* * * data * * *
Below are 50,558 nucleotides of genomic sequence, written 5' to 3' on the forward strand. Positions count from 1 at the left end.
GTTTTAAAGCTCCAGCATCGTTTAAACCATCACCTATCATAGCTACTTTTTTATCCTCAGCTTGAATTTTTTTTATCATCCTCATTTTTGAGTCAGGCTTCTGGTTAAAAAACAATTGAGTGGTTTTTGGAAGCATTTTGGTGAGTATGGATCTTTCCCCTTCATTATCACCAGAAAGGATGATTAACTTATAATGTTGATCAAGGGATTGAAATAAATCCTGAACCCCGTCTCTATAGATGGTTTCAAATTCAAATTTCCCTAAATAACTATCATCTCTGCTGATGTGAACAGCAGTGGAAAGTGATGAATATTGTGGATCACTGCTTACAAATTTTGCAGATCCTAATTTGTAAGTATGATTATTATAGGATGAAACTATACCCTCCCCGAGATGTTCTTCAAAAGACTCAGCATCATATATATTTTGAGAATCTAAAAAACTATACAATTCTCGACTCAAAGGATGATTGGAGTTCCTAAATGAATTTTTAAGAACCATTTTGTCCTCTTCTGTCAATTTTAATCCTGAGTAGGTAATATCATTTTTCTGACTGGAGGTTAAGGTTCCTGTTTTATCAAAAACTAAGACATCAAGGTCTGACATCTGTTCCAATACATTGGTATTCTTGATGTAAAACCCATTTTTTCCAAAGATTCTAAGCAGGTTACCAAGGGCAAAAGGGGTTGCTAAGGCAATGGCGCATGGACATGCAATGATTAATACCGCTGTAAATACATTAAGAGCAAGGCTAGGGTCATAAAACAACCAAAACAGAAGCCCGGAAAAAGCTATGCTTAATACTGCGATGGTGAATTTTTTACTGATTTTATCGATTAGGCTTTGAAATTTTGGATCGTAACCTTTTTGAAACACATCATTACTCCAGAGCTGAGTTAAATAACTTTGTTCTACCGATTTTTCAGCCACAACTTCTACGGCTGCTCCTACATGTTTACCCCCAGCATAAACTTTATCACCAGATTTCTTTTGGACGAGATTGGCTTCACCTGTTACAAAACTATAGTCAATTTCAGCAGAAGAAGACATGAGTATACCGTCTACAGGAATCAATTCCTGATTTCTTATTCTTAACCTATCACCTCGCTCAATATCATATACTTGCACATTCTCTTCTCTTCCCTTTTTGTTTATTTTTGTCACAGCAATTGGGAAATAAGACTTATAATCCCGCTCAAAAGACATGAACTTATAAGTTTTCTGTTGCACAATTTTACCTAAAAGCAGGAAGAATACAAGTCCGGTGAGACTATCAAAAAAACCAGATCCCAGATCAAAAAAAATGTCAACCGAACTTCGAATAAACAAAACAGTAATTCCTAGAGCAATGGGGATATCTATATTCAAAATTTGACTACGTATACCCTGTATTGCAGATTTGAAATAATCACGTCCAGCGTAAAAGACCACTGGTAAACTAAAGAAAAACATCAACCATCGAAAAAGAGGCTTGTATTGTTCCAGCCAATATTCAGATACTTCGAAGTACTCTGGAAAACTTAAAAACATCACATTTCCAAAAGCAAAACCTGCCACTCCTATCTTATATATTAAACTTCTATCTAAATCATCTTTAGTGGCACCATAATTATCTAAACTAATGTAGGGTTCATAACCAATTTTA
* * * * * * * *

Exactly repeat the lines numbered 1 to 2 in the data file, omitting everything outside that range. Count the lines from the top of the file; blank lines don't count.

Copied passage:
Below are 50,558 nucleotides of genomic sequence, written 5' to 3' on the forward strand. Positions count from 1 at the left end.
GTTTTAAAGCTCCAGCATCGTTTAAACCATCACCTATCATAGCTACTTTTTTATCCTCAGCTTGAATTTTTTTTATCATCCTCATTTTTGAGTCAGGCTTCTGGTTAAAAAACAATTGAGTGGTTTTTGGAAGCATTTTGGTGAGTATGGATCTTTCCCCTTCATTATCACCAGAAAGGATGATTAACTTATAATGTTGATCAAGGGATTGAAATAAATCCTGAACCCCGTCTCTATAGATGGTTTCAAATTCAAATTTCCCTAAATAACTATCATCTCTGCTGATGTGAACAGCAGTGGAAAGTGATGAATATTGTGGATCACTGCTTACAAATTTTGCAGATCCTAATTTGTAAGTATGATTATTATAGGATGAAACTATACCCTCCCCGAGATGTTCTTCAAAAGACTCAGCATCATATATATTTTGAGAATCTAAAAAACTATACAATTCTCGACTCAAAGGATGATTGGAGTTCCTAAATGAATTTTTAAGAACCATTTTGTCCTCTTCTGTCAATTTTAATCCTGAGTAGGTAATATCATTTTTCTGACTGGAGGTTAAGGTTCCTGTTTTATCAAAAACTAAGACATCAAGGTCTGACATCTGTTCCAATACATTGGTATTCTTGATGTAAAACCCATTTTTTCCAAAGATTCTAAGCAGGTTACCAAGGGCAAAAGGGGTTGCTAAGGCAATGGCGCATGGACATGCAATGATTAATACCGCTGTAAATACATTAAGAGCAAGGCTAGGGTCATAAAACAACCAAAACAGAAGCCCGGAAAAAGCTATGCTTAATACTGCGATGGTGAATTTTTTACTGATTTTATCGATTAGGCTTTGAAATTTTGGATCGTAACCTTTTTGAAACACATCATTACTCCAGAGCTGAGTTAAATAACTTTGTTCTACCGATTTTTCAGCCACAACTTCTACGGCTGCTCCTACATGTTTACCCCCAGCATAAACTTTATCACCAGATTTCTTTTGGACGAGATTGGCTTCACCTGTTACAAAACTATAGTCAATTTCAGCAGAAGAAGACATGAGTATACCGTCTACAGGAATCAATTCCTGATTTCTTATTCTTAACCTATCACCTCGCTCAATATCATATACTTGCACATTCTCTTCTCTTCCCTTTTTGTTTATTTTTGTCACAGCAATTGGGAAATAAGACTTATAATCCCGCTCAAAAGACATGAACTTATAAGTTTTCTGTTGCACAATTTTACCTAAAAGCAGGAAGAATACAAGTCCGGTGAGACTATCAAAAAAACCAGATCCCAGATCAAAAAAAATGTCAACCGAACTTCGAATAAACAAAACAGTAATTCCTAGAGCAATGGGGATATCTATATTCAAAATTTGACTACGTATACCCTGTATTGCAGATTTGAAATAATCACGTCCAGCGTAAAAGACCACTGGTAAACTAAAGAAAAACATCAACCATCGAAAAAGAGGCTTGTATTGTTCCAGCCAATATTCAGATACTTCGAAGTACTCTGGAAAACTTAAAAACATCACATTTCCAAAAGCAAAACCTGCCACTCCTATCTTATATATTAAACTTCTATCTAAATCATCTTTAGTGGCACCATAATTATCTAAACTAATGTAGGGTTCATAACCAATTTTA